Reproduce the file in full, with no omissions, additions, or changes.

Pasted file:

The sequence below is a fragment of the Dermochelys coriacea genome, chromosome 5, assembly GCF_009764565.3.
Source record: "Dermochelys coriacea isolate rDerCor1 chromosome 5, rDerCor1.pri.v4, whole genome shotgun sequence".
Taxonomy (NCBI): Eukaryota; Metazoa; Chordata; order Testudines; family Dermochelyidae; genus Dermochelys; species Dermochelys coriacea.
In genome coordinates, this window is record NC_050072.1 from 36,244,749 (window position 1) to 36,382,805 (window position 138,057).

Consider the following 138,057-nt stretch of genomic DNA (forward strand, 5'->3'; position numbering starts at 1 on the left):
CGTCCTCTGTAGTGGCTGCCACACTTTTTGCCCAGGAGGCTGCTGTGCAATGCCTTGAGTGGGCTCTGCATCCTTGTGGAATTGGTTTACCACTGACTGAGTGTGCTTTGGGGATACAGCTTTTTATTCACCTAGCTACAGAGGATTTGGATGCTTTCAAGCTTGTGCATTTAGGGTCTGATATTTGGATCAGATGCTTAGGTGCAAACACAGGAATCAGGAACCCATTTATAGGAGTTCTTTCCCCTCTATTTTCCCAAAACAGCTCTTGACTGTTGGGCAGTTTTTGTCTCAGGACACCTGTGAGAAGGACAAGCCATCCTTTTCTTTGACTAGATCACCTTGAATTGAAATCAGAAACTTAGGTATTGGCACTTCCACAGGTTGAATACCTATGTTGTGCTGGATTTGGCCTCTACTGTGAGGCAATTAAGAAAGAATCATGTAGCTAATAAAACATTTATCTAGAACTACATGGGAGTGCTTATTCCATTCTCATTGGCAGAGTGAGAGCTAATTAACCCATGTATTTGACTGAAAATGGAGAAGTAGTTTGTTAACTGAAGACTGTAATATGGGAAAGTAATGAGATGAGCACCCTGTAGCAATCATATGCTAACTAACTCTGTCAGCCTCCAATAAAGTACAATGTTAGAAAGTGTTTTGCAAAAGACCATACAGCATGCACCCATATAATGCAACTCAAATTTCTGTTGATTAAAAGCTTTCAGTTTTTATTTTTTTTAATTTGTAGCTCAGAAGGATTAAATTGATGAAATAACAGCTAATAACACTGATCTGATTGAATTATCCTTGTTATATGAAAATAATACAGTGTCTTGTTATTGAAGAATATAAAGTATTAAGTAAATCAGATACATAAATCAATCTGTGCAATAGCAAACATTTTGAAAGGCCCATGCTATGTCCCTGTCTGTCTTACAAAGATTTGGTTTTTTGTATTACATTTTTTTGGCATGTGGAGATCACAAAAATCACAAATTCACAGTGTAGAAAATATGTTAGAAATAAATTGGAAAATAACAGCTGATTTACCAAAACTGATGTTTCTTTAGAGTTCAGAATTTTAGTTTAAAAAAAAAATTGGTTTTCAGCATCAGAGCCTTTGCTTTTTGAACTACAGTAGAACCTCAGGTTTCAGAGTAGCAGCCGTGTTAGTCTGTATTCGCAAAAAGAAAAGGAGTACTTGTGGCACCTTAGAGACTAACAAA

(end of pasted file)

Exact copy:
The sequence below is a fragment of the Dermochelys coriacea genome, chromosome 5, assembly GCF_009764565.3.
Source record: "Dermochelys coriacea isolate rDerCor1 chromosome 5, rDerCor1.pri.v4, whole genome shotgun sequence".
Taxonomy (NCBI): Eukaryota; Metazoa; Chordata; order Testudines; family Dermochelyidae; genus Dermochelys; species Dermochelys coriacea.
In genome coordinates, this window is record NC_050072.1 from 36,244,749 (window position 1) to 36,382,805 (window position 138,057).

Consider the following 138,057-nt stretch of genomic DNA (forward strand, 5'->3'; position numbering starts at 1 on the left):
CGTCCTCTGTAGTGGCTGCCACACTTTTTGCCCAGGAGGCTGCTGTGCAATGCCTTGAGTGGGCTCTGCATCCTTGTGGAATTGGTTTACCACTGACTGAGTGTGCTTTGGGGATACAGCTTTTTATTCACCTAGCTACAGAGGATTTGGATGCTTTCAAGCTTGTGCATTTAGGGTCTGATATTTGGATCAGATGCTTAGGTGCAAACACAGGAATCAGGAACCCATTTATAGGAGTTCTTTCCCCTCTATTTTCCCAAAACAGCTCTTGACTGTTGGGCAGTTTTTGTCTCAGGACACCTGTGAGAAGGACAAGCCATCCTTTTCTTTGACTAGATCACCTTGAATTGAAATCAGAAACTTAGGTATTGGCACTTCCACAGGTTGAATACCTATGTTGTGCTGGATTTGGCCTCTACTGTGAGGCAATTAAGAAAGAATCATGTAGCTAATAAAACATTTATCTAGAACTACATGGGAGTGCTTATTCCATTCTCATTGGCAGAGTGAGAGCTAATTAACCCATGTATTTGACTGAAAATGGAGAAGTAGTTTGTTAACTGAAGACTGTAATATGGGAAAGTAATGAGATGAGCACCCTGTAGCAATCATATGCTAACTAACTCTGTCAGCCTCCAATAAAGTACAATGTTAGAAAGTGTTTTGCAAAAGACCATACAGCATGCACCCATATAATGCAACTCAAATTTCTGTTGATTAAAAGCTTTCAGTTTTTATTTTTTTTAATTTGTAGCTCAGAAGGATTAAATTGATGAAATAACAGCTAATAACACTGATCTGATTGAATTATCCTTGTTATATGAAAATAATACAGTGTCTTGTTATTGAAGAATATAAAGTATTAAGTAAATCAGATACATAAATCAATCTGTGCAATAGCAAACATTTTGAAAGGCCCATGCTATGTCCCTGTCTGTCTTACAAAGATTTGGTTTTTTGTATTACATTTTTTTGGCATGTGGAGATCACAAAAATCACAAATTCACAGTGTAGAAAATATGTTAGAAATAAATTGGAAAATAACAGCTGATTTACCAAAACTGATGTTTCTTTAGAGTTCAGAATTTTAGTTTAAAAAAAAAATTGGTTTTCAGCATCAGAGCCTTTGCTTTTTGAACTACAGTAGAACCTCAGGTTTCAGAGTAGCAGCCGTGTTAGTCTGTATTCGCAAAAAGAAAAGGAGTACTTGTGGCACCTTAGAGACTAACAAA